HAPPY MOTHER ('S DAY)
With most of our kids having turned into rascals by now, it is time to celebrate their astonishing mothers. We do this in style (even if it means celebrating ourselves), and we compel the kids to do their glamorous part. With materials dug out from the cupboard, we create spectacular gifts that will charm our home for a life-time.
It is only as we mature in life that we appreciate the hard work our own mothers put in to raise us. After having had our own kids, we understand the unconditional love that develops between a mother and a child, playing the most imaginative games and dancing with them to the wildest music. However, we also develop a deep respect for the mothers who handle tantrums in the grocery store and we suddenly realise we have five arms on either side that we never knew were there. We are alert all day not only to safeguard our children, but also to fortify the contents of our house from our children.
“After having had our own kids, we understand the unconditional love that develops between a mother and a child, playing the most imaginative games and dancing with them to the wildest music.”
This Mother’s Day I spoil myself with beautiful gifts from our kids, and capture the age they are currently at. Scribble is turned into stylish home décor, and paint blotches into priceless utensils. Envelopes and toddler colouring are transformed into noble personalized cards.
With mothers being the heart of the home, they are certainly worthy to be patted on the back at least once a year. And I don’t mean half-heartedly.
Keep the colour scheme simple, because you want the items to be true décor items to be incorporated into your home, and not only cute gifts to tolerate for sentiment’s sake. It pays off.
One again, I used Chalk paint. Although it is not really suitable for fabric painting, it does not wash out of clothing easily once it has dried - use this to your advantage. The colours I chose are black and off-white (sheepskin), two shades of grey and a soft pink.
Top-stitching creates a neat finish. I always do it.
I made a soft pot for myself from both my little boys respectively, and had them make a shared pot for each of their two grandmothers.
The artwork that my young boys produced gave me a glimpse into their wild imagination. From imposing dragon boats and diggers to fishing in the rain with mum, to a chaotic mess of lines, in which I certainly found ninjas and big whales.
You will need:
- For the main part of the pot, and for the kids to paint and draw on I used a light-coloured curtain fabric of 12cm x 50cm.
- For the bottom part, I used firmer upholstery fabric of 5cm x 50cm in a copper tone.
- For the top part, which folds over to be the lining of the inside, I used charcoal fabric of 22cm x 50cm.
- For the base of the pot, I used black felt of 12,5cm x 12,5cm.
2. Masking tape
3. Chalk Paint in the colours of your choice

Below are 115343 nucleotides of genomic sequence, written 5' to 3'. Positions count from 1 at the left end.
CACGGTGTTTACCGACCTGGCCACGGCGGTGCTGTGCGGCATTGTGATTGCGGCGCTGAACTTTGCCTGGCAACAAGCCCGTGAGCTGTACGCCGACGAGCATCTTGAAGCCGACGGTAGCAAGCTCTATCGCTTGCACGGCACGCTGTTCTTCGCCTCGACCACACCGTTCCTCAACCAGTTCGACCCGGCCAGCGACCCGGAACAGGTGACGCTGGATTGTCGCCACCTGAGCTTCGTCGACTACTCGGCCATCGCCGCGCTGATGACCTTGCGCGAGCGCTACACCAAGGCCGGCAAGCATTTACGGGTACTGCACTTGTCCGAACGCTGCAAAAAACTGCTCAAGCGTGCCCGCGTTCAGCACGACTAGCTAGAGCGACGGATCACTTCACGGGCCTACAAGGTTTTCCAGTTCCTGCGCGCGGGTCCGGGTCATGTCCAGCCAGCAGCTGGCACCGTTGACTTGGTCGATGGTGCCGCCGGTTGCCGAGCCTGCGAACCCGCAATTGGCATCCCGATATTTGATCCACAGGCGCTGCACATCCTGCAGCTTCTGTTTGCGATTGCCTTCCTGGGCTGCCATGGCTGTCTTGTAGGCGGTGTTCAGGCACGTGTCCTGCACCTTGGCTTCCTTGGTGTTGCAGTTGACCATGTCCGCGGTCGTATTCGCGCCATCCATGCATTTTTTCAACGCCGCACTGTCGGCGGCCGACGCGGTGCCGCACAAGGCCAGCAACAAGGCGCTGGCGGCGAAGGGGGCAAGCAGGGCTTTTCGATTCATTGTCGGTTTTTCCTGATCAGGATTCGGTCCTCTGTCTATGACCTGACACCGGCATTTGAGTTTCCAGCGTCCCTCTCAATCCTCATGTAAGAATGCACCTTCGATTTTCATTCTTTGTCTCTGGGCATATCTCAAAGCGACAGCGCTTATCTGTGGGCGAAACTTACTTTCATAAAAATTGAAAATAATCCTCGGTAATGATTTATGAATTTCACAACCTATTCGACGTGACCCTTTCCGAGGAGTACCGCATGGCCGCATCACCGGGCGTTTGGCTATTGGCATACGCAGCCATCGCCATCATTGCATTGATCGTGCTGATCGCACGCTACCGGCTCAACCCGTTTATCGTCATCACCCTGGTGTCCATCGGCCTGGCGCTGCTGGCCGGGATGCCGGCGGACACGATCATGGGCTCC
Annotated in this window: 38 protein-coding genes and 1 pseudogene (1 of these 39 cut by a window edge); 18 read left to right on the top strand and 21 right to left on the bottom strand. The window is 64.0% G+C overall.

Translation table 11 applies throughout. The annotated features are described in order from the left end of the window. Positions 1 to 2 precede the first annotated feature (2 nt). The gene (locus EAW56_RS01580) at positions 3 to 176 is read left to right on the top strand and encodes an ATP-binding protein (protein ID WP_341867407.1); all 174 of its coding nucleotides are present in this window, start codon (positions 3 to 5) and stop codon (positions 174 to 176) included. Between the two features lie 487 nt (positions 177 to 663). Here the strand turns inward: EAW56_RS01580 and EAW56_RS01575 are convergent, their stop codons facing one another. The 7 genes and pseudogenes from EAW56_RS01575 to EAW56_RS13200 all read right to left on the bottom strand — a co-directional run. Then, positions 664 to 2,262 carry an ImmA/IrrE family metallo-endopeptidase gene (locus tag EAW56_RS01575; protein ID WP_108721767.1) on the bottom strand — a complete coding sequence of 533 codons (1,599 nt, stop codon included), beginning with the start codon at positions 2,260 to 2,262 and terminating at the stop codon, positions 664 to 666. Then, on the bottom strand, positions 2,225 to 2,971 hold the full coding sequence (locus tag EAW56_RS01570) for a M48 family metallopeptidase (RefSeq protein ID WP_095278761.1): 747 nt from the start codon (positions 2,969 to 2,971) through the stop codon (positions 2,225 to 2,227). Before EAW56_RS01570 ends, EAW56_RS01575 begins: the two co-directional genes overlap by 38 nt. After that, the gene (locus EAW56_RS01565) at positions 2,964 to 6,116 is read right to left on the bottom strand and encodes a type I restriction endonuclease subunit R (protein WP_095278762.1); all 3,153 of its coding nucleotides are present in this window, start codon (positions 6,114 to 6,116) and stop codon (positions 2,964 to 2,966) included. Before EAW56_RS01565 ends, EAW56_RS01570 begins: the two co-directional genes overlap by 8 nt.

4. Paint brush
5. Permanent Marker in the colour of your choice (I used black)
6. Sewing machine
a. Stick the 12cm x 50cm material onto a firm surface with masking tape. I marked off the middle of the material for the grandmothers’ pots with masking tape to designate separate sides for each child.
b. Provide the paint and paint brushes to the kids and watch them create scenes of their imagination. Even if they apply the paint quite thick in places, it creates texture and will dry eventually. I don’t get involved in their artwork – it is a true reflection of them. I just try and ensure they don’t paint the whole house 😊.
c. Once the paint has dried completely, let the kids draw a picture over it with the permanent marker. I was stunned by their imagination.
d. Sew the strips of material together (right on right); the 5cm strip to the bottom and the 22cm strip to the top. Top-stitch.
e. Fold the 22cm strip over, to leave a 3cm border on top, and sew to the 5cm strip at the bottom (left on left). You now have roughly a 16cm x 50cm strip.
f. Fold the strip in half (painting on painting) and sew the ends together to form a round.
g. Mark the opposite ends with a needle, and then fold the opposite (marked) ends against each other to mark the four corners of the base.
h. Sew in the felt base, starting with two opposing sides, and then the other opposing sides.
i. Turn it inside out, and voila. Breath-taking.
These are a really quick project and suitable for dads to make with any age of kids for mum and grannys.
You will need:
1. Wooden spoon
2. Paint in the colours of your choice (I used Chalk paint)
3. Masking tape
a. Stick a ring of masking tape around the top and middle of the spoon.
b. Paint the marked off area with a base colour (I used different shades of grey).
c. When it has dried, provide the paint and paintbrushes and watch the kids blotch, paint and mess. Beauty.
d. Remove the masking tape once the paint has dried completely.
e. Paint a border around the edge with a steady hand.
This card is graceful and very personal, and the chaotic colouring is contained with just a little help. We made a card for myself and both the boys’ grandmothers. For my husband’s mother, I convinced my husband to also colour a few letters. All the cards turned out unique and stylish.
You will need:
1. Envelope or any paper that is a little thicker
2. Blank card or plank paper
3. Large printed letters for colouring. Size the white letters to fit onto A5 with a grey background. Print another copy for cutting out the letters on the envelope or paper.
4. Coloured felt pens
5. NT cutter
a. Have the kids colour in the blank letters. Let them go wild. We even practiced writing numbers – but no one would have ever known 😊.
b. Stick the second copy of printed letters onto the paper or envelope you wish to cut out with masking tape.
c. Use the ruler as a guide and cut on the lines with the NT cutter.
d. Stick the coloured letters into the negative space you have created from the back.
e. Stick this onto a card.
f. Trim off the edges with the NT cutter.